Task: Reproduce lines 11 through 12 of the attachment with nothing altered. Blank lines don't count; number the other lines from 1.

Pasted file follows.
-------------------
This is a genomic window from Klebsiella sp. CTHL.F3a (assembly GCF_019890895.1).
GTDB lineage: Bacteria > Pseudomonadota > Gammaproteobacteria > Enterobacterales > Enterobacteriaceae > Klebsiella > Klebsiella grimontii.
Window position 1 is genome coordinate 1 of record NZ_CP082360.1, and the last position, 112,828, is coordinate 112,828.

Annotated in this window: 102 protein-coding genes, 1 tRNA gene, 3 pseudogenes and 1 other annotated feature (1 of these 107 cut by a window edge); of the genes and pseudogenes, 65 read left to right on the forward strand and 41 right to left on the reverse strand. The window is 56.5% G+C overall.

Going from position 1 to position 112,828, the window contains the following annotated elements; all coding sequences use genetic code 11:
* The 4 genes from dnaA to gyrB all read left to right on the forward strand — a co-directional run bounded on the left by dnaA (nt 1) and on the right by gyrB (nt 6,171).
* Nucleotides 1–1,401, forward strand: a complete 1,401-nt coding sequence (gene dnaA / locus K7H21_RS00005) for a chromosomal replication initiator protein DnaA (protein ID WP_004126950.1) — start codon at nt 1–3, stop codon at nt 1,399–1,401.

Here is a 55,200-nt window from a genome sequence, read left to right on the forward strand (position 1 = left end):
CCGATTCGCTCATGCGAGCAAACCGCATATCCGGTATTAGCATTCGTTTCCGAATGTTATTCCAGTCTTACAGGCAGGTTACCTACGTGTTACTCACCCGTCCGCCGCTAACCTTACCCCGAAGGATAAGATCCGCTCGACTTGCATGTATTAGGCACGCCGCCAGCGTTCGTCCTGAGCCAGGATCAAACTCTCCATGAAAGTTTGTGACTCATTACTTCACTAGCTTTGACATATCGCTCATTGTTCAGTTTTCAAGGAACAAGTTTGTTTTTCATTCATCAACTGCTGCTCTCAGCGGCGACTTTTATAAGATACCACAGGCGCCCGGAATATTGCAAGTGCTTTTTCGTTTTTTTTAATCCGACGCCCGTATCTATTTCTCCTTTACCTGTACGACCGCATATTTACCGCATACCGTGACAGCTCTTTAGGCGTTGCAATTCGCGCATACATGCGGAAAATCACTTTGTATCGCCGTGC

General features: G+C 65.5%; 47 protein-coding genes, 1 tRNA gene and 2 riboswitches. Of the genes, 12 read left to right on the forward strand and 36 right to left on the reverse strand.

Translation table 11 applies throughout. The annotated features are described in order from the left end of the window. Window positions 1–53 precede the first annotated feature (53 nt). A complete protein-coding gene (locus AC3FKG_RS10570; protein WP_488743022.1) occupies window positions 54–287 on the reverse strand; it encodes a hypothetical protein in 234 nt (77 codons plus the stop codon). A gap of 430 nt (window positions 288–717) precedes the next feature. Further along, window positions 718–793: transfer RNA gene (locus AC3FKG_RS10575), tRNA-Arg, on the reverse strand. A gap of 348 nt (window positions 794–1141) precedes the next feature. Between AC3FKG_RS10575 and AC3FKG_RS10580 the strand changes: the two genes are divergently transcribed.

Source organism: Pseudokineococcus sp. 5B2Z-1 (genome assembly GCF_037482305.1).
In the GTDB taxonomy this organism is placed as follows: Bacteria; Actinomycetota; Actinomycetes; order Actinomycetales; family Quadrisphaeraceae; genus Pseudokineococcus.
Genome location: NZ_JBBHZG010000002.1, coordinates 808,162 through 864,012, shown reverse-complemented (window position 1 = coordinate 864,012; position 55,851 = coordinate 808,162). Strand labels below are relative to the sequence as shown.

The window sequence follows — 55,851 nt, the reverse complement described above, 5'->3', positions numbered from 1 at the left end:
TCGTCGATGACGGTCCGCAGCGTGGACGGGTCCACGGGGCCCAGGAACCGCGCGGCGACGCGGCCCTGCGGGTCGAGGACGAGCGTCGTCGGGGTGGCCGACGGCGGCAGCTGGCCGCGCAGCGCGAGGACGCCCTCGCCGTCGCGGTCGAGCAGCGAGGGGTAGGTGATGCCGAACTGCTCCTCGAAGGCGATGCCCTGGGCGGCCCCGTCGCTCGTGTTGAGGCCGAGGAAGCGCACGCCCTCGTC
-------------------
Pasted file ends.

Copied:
Translation table 11 applies throughout. The annotated features are described in order from the left end of the window. Window positions 1–53 precede the first annotated feature (53 nt). A complete protein-coding gene (locus AC3FKG_RS10570; protein WP_488743022.1) occupies window positions 54–287 on the reverse strand; it encodes a hypothetical protein in 234 nt (77 codons plus the stop codon). A gap of 430 nt (window positions 288–717) precedes the next feature. Further along, window positions 718–793: transfer RNA gene (locus AC3FKG_RS10575), tRNA-Arg, on the reverse strand. A gap of 348 nt (window positions 794–1141) precedes the next feature. Between AC3FKG_RS10575 and AC3FKG_RS10580 the strand changes: the two genes are divergently transcribed.

Source organism: Pseudokineococcus sp. 5B2Z-1 (genome assembly GCF_037482305.1).